Another day is not started with a bird's call or a kiss of sunshine peeking through your window's hair.
Carpet or hardwood doesn't catch your feet after you decide that you can't sit at the cliffside any longer.
You know people watch with pity as you descended towards the waves.
They'll yell from the top of the cliff that you need to believe in yourself, and that you can do it.
But no one jumps in after you.
Your head cracks as soon as it hits the ocean's surface.
It's as if lightning struck your spinal cord. You felt like you ruled over fire as the electric currents burned all the way to your fingertips and toes.
Rational thinking bleeds out of your head along with all of your emotions except fear.
Bubbles around you formed countless clones of you, all putting pressure on your broken chest.
They squeeze and squeeze. Whispering threats and anything else to steal your confidence.
Trying to scream wouldn't help. You'll just find a new part of yourself to be self conscious about.
Decomposition attracts the creatures of the sea. You remember them.
You give and give to them, even though it looked more like they were taking. Anything was fine as long as they kept you safe from the waters.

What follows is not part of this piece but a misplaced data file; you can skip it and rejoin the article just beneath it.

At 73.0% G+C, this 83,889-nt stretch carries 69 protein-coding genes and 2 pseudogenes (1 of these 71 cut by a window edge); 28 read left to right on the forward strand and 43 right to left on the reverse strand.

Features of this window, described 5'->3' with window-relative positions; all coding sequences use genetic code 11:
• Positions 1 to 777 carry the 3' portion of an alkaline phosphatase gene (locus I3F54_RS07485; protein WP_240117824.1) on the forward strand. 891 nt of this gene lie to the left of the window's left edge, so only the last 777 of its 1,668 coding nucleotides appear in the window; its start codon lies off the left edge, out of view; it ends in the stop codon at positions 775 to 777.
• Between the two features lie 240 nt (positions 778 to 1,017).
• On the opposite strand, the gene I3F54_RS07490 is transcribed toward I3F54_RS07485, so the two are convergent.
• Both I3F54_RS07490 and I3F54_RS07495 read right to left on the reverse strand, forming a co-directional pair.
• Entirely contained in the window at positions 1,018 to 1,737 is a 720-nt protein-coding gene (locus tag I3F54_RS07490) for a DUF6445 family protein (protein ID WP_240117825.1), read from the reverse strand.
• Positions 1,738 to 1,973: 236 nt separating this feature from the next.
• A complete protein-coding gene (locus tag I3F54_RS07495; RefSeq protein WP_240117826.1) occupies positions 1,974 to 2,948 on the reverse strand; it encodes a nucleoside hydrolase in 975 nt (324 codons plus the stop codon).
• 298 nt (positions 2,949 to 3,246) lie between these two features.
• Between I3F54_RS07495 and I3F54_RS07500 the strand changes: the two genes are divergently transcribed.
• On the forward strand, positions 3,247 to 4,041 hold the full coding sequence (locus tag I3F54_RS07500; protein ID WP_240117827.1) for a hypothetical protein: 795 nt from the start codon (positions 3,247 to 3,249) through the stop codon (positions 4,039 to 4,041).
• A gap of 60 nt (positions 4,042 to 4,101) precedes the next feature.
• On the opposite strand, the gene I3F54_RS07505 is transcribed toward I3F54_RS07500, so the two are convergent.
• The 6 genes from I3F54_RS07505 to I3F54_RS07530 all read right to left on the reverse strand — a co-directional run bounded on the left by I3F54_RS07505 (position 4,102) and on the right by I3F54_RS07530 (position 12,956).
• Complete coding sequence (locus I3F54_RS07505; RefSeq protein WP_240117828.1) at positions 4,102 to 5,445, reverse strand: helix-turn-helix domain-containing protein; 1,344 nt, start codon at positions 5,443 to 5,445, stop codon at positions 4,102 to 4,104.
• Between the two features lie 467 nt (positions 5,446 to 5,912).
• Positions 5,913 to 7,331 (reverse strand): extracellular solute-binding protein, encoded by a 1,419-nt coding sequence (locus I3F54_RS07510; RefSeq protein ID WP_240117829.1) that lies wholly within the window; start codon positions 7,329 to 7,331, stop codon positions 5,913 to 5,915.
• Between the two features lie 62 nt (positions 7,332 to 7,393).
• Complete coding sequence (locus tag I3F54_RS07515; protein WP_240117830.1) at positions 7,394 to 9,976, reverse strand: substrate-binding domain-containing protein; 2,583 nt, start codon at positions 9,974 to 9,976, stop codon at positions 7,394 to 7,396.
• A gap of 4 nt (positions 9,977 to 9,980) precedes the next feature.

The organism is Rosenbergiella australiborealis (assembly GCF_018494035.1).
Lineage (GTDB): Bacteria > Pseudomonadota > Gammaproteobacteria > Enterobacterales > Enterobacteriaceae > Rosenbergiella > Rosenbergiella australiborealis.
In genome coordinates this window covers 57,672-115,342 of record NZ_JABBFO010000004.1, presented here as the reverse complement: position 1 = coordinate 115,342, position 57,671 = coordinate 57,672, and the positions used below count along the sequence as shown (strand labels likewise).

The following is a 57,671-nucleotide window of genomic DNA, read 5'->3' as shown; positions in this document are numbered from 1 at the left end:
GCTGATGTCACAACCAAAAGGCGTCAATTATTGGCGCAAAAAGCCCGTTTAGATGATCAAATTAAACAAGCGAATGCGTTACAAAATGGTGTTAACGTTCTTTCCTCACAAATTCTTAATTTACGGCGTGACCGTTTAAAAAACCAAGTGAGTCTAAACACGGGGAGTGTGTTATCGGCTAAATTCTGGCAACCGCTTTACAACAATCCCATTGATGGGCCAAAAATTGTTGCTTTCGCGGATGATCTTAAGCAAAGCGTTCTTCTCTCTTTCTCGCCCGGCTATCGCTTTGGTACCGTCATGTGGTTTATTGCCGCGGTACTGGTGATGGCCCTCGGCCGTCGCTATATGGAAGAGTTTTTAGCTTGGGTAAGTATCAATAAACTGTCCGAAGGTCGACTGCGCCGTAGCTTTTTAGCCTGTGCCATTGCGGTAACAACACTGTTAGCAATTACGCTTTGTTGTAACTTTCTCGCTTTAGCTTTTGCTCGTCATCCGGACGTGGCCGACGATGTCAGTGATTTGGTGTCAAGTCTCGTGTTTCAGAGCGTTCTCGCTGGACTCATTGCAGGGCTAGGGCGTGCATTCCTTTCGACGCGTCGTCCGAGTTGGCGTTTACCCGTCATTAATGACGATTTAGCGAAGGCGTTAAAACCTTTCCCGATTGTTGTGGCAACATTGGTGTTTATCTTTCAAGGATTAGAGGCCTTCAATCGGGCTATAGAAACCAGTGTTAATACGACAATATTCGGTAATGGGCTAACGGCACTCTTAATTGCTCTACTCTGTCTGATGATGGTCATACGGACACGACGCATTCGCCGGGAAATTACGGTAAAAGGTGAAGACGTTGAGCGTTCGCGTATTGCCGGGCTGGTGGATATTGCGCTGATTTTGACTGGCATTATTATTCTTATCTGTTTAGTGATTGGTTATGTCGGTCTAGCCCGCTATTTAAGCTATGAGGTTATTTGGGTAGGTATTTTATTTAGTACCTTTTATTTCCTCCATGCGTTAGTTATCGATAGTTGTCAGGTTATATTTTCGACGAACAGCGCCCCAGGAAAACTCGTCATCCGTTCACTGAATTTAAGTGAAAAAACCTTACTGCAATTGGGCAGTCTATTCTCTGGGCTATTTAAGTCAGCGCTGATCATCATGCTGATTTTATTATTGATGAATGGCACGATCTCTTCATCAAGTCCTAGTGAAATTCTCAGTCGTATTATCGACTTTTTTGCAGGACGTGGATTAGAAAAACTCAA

"At least I'm helping someone." You say to yourself.
But those creatures didn't help you as you were drowning.
In a matter of fact: they were there as you sat at the cliff. Not a single voice rung from the ocean to help you.
You can pull yourself together, away from the bellies that seemed to protect you from the ocean.
If it was fate to go back to the ocean. You can be prepared for it.
Medication will put a glass floor over the ocean.
You can take scuba lessons. Make a few friends along the way.
A faint reminder remains in your brain.
Use the eye drops. See everything for what it really is.